nep-sog New Economics Papers
on Sociology of Economics
Issue of 2023‒07‒17
seven papers chosen by
Jonas Holmström
Axventure AB

  1. Unveiling Specialization Trends in Economics Research: A Large-Scale Study Using Natural Language Processing and Citation Analysis By Sebastian Galiani; Ramiro H. Gálvez; Ian Nachman
  2. Creating and Connecting US and China Science: Chinese Diaspora and Returnee Researchers By Qingnan Xie; Richard B. Freeman
  3. Cassatts in the Attic By Marlène Koffi; Matt Marx
  4. Twitter and Citations By Ho Fai Chan; Ali Sina Önder; Sascha Schweitzer; Benno Torgler
  5. A framework for evaluating reproducibility and replicability in economics By Dreber, Anna; Johannesson, Magnus
  6. A journal editor once told us authors By Robinson, Jonny
  7. Reproducibility and Transparency versus Privacy and Confidentiality: Reflections from a Data Editor By Lars Vilhuber

  1. By: Sebastian Galiani; Ramiro H. Gálvez; Ian Nachman
    Abstract: This article presents a comprehensive analysis of trends in the publication and citation of economics scholarly research, with a focus on specialization within fields of economics research (i.e., applied, applied theory, econometrics methods, and theory). We collected detailed data on 24, 273 articles published from 1970 to 2016 in highly regarded general research economics journals. We then used state-of-the-art machine learning and natural language processing techniques to further enrich the collected data. Our findings reveal significant disparities in article content and citations across fields of economics research. The analysis indicates growing specialization trends in theory and econometric methods. In contrast, applied papers are covering a wider range of topics and receiving an increasing proportion of extramural citations over time. By 2016, applied ranked among the most or second most cited field by any other field of economics research. These patterns are consistent with applied papers becoming more multidisciplinary. Applied theory articles have also demonstrated a growing breadth of topics covered (similar to applied articles); however, this has not been accompanied by an increase in extramural citations or in the share of citations received from other fields of economics research (as observed with theory articles). This makes it challenging to determine their specialization status.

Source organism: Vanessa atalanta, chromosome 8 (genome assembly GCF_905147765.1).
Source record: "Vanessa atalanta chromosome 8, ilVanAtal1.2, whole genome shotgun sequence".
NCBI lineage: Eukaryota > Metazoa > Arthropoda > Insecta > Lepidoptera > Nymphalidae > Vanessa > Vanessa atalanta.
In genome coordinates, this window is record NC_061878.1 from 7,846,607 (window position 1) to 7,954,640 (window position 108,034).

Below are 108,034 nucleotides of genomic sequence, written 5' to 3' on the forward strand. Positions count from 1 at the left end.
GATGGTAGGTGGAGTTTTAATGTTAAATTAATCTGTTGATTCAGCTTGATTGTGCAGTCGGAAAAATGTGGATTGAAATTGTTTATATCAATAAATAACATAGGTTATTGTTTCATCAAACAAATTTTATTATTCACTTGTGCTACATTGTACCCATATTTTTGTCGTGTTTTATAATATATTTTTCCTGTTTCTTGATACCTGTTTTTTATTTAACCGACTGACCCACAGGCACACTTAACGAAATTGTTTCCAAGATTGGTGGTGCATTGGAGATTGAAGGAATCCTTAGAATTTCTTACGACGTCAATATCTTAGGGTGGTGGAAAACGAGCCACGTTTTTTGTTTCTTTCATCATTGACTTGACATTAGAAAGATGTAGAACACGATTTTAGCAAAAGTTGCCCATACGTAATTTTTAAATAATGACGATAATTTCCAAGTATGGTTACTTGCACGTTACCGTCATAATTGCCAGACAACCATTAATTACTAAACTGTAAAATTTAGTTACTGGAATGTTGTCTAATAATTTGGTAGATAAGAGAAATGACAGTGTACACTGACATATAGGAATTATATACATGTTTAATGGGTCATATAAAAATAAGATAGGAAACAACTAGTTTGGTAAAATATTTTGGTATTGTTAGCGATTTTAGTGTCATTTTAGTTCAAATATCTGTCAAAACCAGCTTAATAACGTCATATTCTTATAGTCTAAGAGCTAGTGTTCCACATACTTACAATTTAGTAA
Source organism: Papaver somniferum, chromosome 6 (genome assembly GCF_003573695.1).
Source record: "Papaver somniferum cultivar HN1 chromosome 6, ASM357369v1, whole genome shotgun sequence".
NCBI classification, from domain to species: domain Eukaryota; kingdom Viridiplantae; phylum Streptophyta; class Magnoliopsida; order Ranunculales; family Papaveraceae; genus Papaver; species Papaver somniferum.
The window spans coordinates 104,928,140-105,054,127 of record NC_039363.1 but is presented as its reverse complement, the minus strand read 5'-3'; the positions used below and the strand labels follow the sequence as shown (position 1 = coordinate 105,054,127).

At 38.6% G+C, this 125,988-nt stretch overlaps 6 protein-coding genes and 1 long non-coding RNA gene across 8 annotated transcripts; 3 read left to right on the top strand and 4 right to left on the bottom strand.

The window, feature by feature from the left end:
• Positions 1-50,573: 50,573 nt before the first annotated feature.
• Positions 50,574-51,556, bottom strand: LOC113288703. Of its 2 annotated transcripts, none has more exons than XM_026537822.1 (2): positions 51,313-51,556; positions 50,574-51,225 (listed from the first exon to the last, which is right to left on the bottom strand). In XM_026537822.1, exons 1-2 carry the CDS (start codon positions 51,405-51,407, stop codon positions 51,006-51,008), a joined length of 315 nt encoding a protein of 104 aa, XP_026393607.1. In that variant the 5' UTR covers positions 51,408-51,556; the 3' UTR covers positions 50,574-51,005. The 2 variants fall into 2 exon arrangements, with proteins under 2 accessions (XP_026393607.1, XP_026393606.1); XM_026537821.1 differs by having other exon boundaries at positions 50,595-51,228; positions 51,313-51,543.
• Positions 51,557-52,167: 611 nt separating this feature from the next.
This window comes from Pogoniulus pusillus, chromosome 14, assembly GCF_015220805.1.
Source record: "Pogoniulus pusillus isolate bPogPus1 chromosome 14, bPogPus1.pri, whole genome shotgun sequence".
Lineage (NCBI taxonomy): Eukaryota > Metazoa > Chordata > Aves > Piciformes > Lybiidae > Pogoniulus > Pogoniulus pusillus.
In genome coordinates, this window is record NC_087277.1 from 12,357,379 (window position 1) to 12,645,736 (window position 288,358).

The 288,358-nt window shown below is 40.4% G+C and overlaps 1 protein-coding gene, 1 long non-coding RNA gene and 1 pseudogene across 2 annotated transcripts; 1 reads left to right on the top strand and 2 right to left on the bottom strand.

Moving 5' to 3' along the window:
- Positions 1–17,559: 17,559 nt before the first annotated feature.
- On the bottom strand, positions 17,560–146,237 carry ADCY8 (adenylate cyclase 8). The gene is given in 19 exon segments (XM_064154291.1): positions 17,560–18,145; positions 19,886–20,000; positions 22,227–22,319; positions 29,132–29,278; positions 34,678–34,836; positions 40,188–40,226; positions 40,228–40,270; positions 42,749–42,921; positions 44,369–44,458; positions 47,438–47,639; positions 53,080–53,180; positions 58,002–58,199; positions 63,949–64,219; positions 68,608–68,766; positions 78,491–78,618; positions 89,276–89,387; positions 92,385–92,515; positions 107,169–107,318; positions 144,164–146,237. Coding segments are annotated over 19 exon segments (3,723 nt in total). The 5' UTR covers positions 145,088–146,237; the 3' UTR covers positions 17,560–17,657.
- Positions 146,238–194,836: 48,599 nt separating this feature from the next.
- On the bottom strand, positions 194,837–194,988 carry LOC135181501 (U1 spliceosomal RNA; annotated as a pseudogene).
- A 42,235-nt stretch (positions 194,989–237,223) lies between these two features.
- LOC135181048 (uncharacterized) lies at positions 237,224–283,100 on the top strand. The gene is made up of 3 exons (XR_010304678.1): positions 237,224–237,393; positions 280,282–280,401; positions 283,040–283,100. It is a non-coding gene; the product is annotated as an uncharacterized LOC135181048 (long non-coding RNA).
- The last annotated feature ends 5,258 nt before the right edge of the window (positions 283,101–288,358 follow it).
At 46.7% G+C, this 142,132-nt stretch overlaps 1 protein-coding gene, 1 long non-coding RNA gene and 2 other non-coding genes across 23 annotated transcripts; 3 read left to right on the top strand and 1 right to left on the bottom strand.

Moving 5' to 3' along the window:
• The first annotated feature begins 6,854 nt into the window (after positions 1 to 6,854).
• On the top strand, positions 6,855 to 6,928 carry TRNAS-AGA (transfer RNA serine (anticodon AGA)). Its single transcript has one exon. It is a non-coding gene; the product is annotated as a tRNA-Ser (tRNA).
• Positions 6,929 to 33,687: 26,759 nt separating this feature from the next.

JEL: A1
    Date: 2023–06
  2. By: Qingnan Xie; Richard B. Freeman
    Abstract: The close connection between US and China in scientific research and education in the 2000s produced a large group of China-born researchers who work in the US (“diaspora”) and a larger group of China-born researchers who gained US-research experience and returned to do their research in China (“returnee”). Analyzing 2018 Scopus data on research papers, we estimate that diaspora researchers contributed to 27% of US addressed papers, and that returnee researchers contributed to 38% of China addressed papers. Both the number of papers with diaspora authors and the number of papers with returnee authors far exceeded the usual measure of US-China collaborative work, papers with both US and China addresses. In terms of quality or impact, papers with diaspora or returnee authors averaged more citations and had higher proportions of publication in high CiteScore journals than other US-addressed or China-addressed papers. Finally, papers with diaspora and/or returnee authors were at the center of the US-China coauthor network and major conduits of research findings between the countries in the network of scientific citations. The benefits of the US-China research connection notwithstanding, the link between the countries’ research began to fray from 2018 through the early 2020s, with potential deleterious effects on each country’s future research output and on global science writ large to which US and China are the two biggest contributors.
    JEL: F1 F22 F63 I2 I20 J2 J20 J3 J30 O3 O30
    Date: 2023–06
  3. By: Marlène Koffi; Matt Marx